Had a BBQ dinner with Mark, Annie and their family and friends, Mark and his brothers are old school friends of Mike and they hadn’t seen each other for 20 years. It was a fun night with lots laughs and reminiscing. It was great meeting you, thanks for the wonderful welcome and we look forward to seeing you in Adelaide.
With the sun now shining we walked the Botanical Gardens and lookouts, spent a day at the Desert Park which had a great bird show. Then of course the MacDonnell Ranges, definite wow factor, this is where the locals come to swim at few of the many incredible water holes hidden amongst the ranges. This place is worth more of our time but we are ready to get to warmer weather, where we can actually swim in the water holes. The sun maybe shining but its freezing here!
We went on a walk called the ‘Valley of the Winds’ at the Olgas, I caught a small lizard that we thought was a skink but its head was too big and its tail too thin and his legs and fingers were bigger. We tried to find it on the internet but we couldn’t. Maybe we found a new species. There were so many finches there was over thousands.
It took us 2½ hours to finish the walk, at the 2nd lookout the view was amazing and it looked like it was from Jurassic Park.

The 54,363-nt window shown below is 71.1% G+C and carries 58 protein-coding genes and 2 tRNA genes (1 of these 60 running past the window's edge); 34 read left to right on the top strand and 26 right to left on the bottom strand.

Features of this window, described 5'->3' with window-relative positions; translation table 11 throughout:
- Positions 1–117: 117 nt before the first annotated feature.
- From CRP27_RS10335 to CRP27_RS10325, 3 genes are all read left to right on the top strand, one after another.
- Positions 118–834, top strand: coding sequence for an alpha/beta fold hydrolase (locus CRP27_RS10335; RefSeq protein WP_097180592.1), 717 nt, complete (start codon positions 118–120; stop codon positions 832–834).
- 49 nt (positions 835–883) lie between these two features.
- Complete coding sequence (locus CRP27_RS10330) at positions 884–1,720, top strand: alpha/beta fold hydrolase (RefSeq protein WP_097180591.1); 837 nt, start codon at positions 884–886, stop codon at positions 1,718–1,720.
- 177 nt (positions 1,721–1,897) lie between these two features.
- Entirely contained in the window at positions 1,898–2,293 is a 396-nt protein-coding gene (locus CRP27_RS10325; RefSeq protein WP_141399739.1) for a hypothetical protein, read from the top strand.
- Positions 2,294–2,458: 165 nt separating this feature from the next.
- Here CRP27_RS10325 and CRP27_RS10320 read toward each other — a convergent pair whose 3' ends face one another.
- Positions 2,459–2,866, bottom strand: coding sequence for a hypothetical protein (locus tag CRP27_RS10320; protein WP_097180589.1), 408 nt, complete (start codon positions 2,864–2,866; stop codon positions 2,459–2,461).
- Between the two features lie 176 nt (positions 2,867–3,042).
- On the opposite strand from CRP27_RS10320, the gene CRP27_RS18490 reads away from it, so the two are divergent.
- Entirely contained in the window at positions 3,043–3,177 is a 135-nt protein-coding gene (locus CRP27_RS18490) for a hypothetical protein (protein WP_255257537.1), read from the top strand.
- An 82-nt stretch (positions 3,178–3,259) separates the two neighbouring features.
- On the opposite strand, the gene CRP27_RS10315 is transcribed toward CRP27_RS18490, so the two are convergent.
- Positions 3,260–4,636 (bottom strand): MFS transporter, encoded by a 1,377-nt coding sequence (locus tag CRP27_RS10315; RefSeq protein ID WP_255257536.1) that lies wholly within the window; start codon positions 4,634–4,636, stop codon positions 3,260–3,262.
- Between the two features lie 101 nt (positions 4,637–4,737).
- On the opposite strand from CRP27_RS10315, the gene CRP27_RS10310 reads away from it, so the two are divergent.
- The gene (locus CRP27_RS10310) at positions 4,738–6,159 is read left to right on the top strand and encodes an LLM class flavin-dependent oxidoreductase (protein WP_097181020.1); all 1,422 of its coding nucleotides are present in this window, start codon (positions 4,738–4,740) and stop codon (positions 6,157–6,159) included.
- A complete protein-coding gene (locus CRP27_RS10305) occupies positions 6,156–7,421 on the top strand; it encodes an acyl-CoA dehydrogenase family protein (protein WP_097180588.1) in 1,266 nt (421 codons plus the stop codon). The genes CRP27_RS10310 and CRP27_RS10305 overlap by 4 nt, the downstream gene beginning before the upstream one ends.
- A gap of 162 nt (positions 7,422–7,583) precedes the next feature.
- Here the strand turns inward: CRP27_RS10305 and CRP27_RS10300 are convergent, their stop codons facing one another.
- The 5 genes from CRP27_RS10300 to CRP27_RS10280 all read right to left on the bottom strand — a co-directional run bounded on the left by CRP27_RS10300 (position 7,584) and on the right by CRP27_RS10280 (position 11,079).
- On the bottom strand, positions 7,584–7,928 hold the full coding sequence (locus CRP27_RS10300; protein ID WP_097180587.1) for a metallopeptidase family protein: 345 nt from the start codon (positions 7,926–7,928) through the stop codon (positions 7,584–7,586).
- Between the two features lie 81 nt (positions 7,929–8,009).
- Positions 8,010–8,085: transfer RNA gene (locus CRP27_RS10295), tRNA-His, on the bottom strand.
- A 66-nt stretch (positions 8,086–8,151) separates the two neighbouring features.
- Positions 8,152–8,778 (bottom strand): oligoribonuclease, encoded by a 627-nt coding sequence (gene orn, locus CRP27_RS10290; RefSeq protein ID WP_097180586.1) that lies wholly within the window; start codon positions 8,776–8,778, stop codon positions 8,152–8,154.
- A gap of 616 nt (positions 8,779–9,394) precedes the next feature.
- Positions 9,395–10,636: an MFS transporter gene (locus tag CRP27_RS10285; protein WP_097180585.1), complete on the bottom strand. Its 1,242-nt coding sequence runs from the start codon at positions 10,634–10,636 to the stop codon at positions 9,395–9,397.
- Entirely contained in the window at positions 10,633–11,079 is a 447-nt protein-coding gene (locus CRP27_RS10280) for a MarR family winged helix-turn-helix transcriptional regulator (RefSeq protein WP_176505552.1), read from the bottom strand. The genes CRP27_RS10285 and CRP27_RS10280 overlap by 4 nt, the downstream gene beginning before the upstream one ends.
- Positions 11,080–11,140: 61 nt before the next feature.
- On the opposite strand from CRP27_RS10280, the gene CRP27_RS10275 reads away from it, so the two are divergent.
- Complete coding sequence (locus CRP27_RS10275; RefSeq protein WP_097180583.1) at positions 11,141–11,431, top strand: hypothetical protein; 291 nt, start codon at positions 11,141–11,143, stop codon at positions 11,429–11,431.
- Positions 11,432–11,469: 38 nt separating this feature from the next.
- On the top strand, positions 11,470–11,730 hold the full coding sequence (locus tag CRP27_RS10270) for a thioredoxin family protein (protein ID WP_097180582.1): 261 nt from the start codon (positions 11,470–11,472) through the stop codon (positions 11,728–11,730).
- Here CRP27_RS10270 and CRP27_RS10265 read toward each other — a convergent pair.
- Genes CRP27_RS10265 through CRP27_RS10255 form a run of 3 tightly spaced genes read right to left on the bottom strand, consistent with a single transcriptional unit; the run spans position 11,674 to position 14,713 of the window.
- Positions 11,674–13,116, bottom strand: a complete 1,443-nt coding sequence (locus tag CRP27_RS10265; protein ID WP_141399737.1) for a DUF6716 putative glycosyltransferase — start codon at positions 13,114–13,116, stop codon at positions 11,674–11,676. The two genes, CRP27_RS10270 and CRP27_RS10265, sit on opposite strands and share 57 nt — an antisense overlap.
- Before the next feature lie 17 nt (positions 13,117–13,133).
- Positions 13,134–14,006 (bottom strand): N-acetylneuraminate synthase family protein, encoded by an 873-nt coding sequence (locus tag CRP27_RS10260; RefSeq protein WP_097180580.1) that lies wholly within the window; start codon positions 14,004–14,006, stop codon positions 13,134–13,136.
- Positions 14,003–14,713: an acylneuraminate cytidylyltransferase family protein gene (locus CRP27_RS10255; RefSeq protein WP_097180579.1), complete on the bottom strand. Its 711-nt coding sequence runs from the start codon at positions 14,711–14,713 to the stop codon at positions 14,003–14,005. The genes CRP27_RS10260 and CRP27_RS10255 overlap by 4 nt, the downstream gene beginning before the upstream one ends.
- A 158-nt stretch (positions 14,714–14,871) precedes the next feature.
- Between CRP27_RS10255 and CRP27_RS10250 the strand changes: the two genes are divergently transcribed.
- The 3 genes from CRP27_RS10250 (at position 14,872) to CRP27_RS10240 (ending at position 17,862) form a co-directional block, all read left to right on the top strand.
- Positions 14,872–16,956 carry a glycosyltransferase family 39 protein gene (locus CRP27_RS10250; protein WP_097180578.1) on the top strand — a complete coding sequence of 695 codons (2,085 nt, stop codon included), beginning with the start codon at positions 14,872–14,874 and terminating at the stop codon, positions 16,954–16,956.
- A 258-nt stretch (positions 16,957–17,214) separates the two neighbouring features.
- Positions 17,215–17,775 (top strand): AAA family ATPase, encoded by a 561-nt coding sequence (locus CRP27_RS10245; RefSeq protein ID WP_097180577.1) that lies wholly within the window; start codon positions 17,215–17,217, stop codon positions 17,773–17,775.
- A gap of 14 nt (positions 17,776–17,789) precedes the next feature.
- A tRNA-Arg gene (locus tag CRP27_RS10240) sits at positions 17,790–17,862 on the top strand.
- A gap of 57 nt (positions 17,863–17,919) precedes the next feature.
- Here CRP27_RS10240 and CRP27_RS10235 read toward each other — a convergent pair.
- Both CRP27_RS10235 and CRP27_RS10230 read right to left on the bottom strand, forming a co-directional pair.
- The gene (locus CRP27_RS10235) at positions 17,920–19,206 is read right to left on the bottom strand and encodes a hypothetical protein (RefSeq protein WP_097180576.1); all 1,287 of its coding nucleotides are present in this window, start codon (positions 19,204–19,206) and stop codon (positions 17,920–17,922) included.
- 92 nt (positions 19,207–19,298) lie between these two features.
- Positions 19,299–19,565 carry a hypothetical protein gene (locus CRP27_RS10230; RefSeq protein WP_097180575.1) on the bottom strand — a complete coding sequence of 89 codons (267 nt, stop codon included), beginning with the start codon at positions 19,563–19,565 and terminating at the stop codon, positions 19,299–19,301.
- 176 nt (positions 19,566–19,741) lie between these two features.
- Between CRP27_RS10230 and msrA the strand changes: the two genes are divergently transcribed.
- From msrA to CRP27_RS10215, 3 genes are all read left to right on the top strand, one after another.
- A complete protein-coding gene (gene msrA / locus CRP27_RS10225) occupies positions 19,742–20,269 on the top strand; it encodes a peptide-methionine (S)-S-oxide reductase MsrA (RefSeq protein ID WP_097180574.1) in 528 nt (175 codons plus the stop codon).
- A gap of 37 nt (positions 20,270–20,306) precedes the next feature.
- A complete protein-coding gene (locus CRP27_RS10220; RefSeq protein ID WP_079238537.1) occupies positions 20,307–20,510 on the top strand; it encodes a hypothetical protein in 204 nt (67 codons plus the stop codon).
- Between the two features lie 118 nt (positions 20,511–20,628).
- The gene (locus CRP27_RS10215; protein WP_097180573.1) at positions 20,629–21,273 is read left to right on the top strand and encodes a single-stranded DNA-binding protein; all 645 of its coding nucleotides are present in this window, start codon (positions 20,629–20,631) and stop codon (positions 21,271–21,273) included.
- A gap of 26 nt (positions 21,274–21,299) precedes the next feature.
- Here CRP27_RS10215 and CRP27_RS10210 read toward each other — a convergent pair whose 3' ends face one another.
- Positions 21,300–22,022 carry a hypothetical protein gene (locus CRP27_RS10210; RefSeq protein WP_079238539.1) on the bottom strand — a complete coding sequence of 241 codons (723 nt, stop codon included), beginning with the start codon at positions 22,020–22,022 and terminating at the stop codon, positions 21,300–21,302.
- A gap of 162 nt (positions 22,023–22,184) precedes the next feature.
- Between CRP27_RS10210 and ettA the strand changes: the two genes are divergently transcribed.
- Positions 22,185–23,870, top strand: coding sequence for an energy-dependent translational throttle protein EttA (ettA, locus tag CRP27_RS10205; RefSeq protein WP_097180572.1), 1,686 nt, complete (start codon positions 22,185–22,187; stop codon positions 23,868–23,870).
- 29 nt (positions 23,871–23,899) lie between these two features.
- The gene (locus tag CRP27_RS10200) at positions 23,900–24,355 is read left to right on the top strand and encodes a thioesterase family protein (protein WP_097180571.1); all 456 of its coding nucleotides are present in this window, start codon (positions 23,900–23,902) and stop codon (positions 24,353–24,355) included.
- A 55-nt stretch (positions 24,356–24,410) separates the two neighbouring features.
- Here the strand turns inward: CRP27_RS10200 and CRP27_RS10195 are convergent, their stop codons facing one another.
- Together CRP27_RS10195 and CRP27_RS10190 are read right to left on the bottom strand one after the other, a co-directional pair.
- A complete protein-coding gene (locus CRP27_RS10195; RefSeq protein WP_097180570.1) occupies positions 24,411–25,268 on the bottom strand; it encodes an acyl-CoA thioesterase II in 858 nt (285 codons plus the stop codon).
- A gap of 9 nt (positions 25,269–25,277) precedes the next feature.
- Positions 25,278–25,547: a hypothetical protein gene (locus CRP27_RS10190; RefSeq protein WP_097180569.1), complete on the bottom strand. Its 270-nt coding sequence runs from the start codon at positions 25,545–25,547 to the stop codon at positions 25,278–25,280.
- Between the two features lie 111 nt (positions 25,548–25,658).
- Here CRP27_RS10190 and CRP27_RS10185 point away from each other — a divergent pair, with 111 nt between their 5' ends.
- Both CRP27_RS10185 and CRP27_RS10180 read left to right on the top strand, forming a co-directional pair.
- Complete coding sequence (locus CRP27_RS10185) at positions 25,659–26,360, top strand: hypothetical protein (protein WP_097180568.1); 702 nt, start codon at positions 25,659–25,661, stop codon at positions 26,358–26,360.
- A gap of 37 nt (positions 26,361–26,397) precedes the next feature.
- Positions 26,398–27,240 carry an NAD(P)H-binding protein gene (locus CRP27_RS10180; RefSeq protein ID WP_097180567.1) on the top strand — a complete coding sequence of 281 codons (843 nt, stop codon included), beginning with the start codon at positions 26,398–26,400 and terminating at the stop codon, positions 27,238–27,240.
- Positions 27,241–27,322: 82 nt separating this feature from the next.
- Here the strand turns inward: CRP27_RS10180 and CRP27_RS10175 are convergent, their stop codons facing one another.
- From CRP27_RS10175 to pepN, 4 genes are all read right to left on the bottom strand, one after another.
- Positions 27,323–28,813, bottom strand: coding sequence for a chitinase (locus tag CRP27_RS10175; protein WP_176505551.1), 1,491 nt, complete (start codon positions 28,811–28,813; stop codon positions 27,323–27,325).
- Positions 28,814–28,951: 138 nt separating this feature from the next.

Yulara - Caravan Park
The first day we went to the pool and went swimming, it was freeeezing!!!
I meet Riley at Coober Pedy and he was at Uluru too. We rode our bikes together Tommy rode his scooter with
us. It was great to see him again and we might even meet him again at Darwin.
We climbed Uluru the biggest monolith in the world and only one 7th of its actual size is above the ground. A monolith is a single massive stone or rock. I felt so excited the whole way up and down, it took us 3 hours. The first part was really steep so there was a chain to help us get up the first part. Someone must have been sick because we could see the throw up and we think it could be from being scared of heights.
On the top we followed the white lines but it still wasn’t flat so there were parts that we had to climb up instead of walking. It was pretty tricky for most people climbing. On the top we could see MT Conner, which some people mistake for Uluru. We could also see MT Woodroffe and it is the biggest mountain in South Australia. Another one we could see was called the Olgas which also have a great sunset and turn red too.
We had lunch on the top and made a video and then had a little meditation. On the way down we saw a falcon from above, it was awesome!!! Tom and Mum slid down the rock on their bottoms and me and Dad walked down holding the chain.